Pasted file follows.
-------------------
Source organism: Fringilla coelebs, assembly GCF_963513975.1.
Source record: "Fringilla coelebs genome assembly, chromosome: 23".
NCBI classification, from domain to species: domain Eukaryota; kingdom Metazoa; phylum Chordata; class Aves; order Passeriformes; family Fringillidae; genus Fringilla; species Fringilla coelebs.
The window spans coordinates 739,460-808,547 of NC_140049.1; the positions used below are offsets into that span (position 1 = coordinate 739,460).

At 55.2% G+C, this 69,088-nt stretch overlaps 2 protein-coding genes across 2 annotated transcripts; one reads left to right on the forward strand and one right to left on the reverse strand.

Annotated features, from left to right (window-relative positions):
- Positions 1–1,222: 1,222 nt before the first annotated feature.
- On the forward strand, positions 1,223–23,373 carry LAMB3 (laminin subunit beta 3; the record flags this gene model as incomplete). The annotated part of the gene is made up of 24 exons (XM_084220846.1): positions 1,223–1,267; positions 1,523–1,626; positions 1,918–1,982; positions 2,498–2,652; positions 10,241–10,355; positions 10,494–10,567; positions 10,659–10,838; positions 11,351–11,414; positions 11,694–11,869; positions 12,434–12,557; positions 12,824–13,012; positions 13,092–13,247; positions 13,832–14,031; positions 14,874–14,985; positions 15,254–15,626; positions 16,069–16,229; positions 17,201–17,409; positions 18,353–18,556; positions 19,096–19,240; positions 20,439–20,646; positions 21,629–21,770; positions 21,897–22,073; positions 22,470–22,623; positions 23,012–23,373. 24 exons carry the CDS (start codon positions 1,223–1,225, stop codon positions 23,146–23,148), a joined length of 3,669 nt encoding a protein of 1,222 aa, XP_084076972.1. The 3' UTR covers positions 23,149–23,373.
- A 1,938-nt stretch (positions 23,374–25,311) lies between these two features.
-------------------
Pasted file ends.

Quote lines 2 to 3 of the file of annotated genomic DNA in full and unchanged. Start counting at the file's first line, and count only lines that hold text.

Source record: "Fringilla coelebs genome assembly, chromosome: 23".
NCBI classification, from domain to species: domain Eukaryota; kingdom Metazoa; phylum Chordata; class Aves; order Passeriformes; family Fringillidae; genus Fringilla; species Fringilla coelebs.